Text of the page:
The monumental oak–paneled reading room, which extended along the front of the building, emulated the Bates reading room at the Boston Public Library. The large space, now called Centennial Hall, contained an ornamental 22–foot high ceiling, parquet flooring, eight–foot oak wainscoting and pilasters, and large limestone fireplaces at either end.

Photograph of the second–floor reading room (current–day Centennial Hall).

 Eighteen painted embossments, featuring the trade devices of early printers and bookmakers, such as William Caxton and William Morris, decorated the spandrels between the arches.

On the second and third floors, hallways in the form of arcades led visitors around the open center space.

In 1909, the Newark Museum was located on the fourth floor, and lecture rooms and galleries provided a venue for meetings, concerts, and exhibits. The book stacks, which were open to the public, occupied the rear of the building.

Flanagan, John. Wisdom Teaching the Children of Man. Bronze relief. 1909.

Commissioned in 1903 and installed six years later, Wisdom Teaching the Children of Men, a bronze relief over the front entryway of the Library, was sculpted by Newarker John Flanagan. Flanagan was probably best known for later designing the George Washington quarter for the U.S. Mint.

Photograph of one of the galleries formerly located on the fourth floor. The laylights on the ceiling were subsequently concealed.

By 1919, the building was experiencing overcrowding of library users and growing collections. In 1921, the trustees approved a two–story, 15,000 square foot addition (plans were submitted by John H. Ely and Wilson C. Ely, architects in Newark) to utilize property at the back and side of the Library. The construction would rest on piers atop the rear court and boiler room and allowed for five parking spaces in the rear of the structure. Completed in 1922 by the T.J. O’Halloran Company, the new addition doubled the size of the children’s room on the first floor.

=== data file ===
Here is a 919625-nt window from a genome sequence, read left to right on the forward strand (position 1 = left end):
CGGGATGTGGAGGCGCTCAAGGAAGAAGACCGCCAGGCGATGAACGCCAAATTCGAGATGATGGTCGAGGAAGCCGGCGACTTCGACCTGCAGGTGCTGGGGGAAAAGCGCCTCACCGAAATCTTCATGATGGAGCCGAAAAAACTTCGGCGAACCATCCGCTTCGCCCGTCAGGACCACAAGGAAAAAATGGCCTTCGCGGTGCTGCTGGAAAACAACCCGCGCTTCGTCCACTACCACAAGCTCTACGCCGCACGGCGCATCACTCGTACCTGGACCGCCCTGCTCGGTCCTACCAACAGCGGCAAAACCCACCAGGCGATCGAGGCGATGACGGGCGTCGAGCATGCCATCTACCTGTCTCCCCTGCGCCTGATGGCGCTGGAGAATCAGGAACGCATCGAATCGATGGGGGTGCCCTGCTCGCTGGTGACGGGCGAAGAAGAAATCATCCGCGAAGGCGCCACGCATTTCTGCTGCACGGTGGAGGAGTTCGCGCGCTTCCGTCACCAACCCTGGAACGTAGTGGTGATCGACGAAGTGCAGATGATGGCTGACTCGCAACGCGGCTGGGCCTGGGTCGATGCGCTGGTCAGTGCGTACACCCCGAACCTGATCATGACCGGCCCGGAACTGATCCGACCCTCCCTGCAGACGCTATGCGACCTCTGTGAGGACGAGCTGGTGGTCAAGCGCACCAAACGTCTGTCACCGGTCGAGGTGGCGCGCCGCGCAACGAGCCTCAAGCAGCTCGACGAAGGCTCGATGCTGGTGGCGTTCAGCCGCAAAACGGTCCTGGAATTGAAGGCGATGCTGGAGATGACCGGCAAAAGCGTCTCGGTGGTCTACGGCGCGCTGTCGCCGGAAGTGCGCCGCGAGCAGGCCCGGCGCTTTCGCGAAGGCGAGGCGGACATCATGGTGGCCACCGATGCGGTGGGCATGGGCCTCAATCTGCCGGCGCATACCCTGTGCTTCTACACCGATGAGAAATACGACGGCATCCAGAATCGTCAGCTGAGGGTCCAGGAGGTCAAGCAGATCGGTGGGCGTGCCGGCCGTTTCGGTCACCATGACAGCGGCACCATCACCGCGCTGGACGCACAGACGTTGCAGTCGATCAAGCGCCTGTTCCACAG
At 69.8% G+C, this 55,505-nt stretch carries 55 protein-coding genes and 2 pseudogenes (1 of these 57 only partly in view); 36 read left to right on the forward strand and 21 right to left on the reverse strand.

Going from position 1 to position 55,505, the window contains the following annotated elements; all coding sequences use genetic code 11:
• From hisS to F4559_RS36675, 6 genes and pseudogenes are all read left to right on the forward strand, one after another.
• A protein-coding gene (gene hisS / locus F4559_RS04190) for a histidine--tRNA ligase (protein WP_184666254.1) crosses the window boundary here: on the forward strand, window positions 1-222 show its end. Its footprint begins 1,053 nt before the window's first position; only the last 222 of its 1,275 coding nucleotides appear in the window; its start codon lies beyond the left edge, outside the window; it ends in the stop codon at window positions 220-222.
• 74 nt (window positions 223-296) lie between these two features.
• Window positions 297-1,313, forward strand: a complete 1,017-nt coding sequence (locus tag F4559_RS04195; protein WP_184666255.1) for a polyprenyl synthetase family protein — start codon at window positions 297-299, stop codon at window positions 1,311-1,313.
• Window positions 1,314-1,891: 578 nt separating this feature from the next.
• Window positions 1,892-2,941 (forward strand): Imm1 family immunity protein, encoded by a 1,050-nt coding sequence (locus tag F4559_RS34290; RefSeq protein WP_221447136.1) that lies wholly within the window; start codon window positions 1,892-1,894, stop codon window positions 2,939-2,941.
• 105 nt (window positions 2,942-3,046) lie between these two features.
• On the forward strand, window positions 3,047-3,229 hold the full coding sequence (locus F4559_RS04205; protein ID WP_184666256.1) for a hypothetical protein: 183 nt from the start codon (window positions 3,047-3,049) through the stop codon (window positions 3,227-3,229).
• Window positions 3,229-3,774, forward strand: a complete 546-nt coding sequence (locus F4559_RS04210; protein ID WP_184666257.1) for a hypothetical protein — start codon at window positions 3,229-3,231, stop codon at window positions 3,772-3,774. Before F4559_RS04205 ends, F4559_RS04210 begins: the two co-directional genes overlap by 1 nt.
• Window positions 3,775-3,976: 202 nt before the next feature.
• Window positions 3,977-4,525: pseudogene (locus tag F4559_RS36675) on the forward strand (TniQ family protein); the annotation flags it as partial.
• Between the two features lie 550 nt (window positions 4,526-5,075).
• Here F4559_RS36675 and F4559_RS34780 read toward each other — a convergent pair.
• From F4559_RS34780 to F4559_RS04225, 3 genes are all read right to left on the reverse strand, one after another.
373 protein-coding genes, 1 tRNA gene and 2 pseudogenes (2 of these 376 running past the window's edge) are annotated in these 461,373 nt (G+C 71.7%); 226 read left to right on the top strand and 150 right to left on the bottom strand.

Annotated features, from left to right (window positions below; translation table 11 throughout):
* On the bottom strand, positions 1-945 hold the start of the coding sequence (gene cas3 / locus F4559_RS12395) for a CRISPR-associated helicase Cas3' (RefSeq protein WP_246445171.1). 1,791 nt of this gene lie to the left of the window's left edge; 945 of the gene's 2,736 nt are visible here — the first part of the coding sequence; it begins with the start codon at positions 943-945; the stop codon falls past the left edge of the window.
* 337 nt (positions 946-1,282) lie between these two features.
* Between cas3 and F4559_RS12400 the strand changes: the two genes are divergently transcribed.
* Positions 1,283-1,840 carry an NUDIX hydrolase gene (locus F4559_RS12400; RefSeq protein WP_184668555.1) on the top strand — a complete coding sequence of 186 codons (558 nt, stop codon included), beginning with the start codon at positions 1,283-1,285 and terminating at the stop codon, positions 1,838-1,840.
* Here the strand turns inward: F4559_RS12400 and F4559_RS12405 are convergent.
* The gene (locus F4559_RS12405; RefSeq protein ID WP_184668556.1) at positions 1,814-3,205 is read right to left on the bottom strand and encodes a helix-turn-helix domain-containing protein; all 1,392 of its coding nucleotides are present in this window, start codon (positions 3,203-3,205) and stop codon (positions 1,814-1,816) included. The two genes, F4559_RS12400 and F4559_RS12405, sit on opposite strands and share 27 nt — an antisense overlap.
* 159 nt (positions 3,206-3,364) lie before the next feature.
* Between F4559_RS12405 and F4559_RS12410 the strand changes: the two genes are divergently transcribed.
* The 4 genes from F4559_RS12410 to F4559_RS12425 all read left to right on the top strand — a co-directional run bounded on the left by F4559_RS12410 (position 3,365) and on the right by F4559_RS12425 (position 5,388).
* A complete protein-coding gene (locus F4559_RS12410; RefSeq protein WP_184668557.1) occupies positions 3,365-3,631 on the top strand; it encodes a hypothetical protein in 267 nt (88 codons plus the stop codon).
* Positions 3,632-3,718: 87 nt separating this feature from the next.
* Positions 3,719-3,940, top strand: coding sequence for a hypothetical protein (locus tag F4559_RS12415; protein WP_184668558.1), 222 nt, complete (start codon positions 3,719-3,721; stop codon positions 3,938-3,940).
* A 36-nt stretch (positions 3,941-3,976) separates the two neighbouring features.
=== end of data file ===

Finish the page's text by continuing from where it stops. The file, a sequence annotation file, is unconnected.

Gammell. R.H. Ives, Fountain of Knowledge. 1927

In 1927, the Friends of the Library commissioned the artist Robert Hales Ives Gammell, a Classical Realist and member of the group known as The Boston Painters to paint a mural. The mythological themed triptych, The Fountain of Knowledge, was unveiled on the east wall of the second floor and depicts a group of sages, the Fountain of Knowledge, and the Nine Muses. The muses, daughters of Zeus and Mnemosyne, are accompanied by Apollo and carry knowledge to the four corners of the world. A likeness of John Cotton Dana, who served as the institution’s librarian and influential second director until his death in 1929, can be discerned in the far left corner.

In 1931, a four–story, 2,000 square–foot addition was built between the original Library structure and the two–story construction that had been completed in 1922. Books stacks, designed by Wilson and Ely, were also built that year. The new space included an elevator, providing access to the book stacks and enabling more efficient shelving of books.